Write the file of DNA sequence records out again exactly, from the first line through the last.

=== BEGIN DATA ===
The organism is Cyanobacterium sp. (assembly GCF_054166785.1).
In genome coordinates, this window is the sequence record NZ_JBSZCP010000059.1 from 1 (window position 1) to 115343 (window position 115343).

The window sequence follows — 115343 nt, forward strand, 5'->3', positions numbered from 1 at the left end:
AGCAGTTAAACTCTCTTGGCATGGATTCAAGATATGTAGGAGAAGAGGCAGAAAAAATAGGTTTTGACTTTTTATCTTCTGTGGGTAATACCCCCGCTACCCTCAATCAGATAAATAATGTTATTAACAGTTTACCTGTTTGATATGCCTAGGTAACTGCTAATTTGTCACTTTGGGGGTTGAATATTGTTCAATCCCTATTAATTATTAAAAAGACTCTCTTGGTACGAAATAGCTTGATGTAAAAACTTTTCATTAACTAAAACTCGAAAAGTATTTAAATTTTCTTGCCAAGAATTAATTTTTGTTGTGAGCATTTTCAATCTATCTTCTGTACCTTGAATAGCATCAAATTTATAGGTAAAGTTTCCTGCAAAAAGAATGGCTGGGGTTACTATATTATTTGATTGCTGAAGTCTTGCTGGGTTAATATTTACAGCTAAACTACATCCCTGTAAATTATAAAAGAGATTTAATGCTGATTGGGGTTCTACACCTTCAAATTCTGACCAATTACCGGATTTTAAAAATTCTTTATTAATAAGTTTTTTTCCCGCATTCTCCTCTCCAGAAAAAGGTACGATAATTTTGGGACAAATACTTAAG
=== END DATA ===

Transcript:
The organism is Cyanobacterium sp. (assembly GCF_054166785.1).
In genome coordinates, this window is the sequence record NZ_JBSZCP010000059.1 from 1 (window position 1) to 115343 (window position 115343).

The window sequence follows — 115343 nt, forward strand, 5'->3', positions numbered from 1 at the left end:
AGCAGTTAAACTCTCTTGGCATGGATTCAAGATATGTAGGAGAAGAGGCAGAAAAAATAGGTTTTGACTTTTTATCTTCTGTGGGTAATACCCCCGCTACCCTCAATCAGATAAATAATGTTATTAACAGTTTACCTGTTTGATATGCCTAGGTAACTGCTAATTTGTCACTTTGGGGGTTGAATATTGTTCAATCCCTATTAATTATTAAAAAGACTCTCTTGGTACGAAATAGCTTGATGTAAAAACTTTTCATTAACTAAAACTCGAAAAGTATTTAAATTTTCTTGCCAAGAATTAATTTTTGTTGTGAGCATTTTCAATCTATCTTCTGTACCTTGAATAGCATCAAATTTATAGGTAAAGTTTCCTGCAAAAAGAATGGCTGGGGTTACTATATTATTTGATTGCTGAAGTCTTGCTGGGTTAATATTTACAGCTAAACTACATCCCTGTAAATTATAAAAGAGATTTAATGCTGATTGGGGTTCTACACCTTCAAATTCTGACCAATTACCGGATTTTAAAAATTCTTTATTAATAAGTTTTTTTCCCGCATTCTCCTCTCCAGAAAAAGGTACGATAATTTTGGGACAAATACTTAAG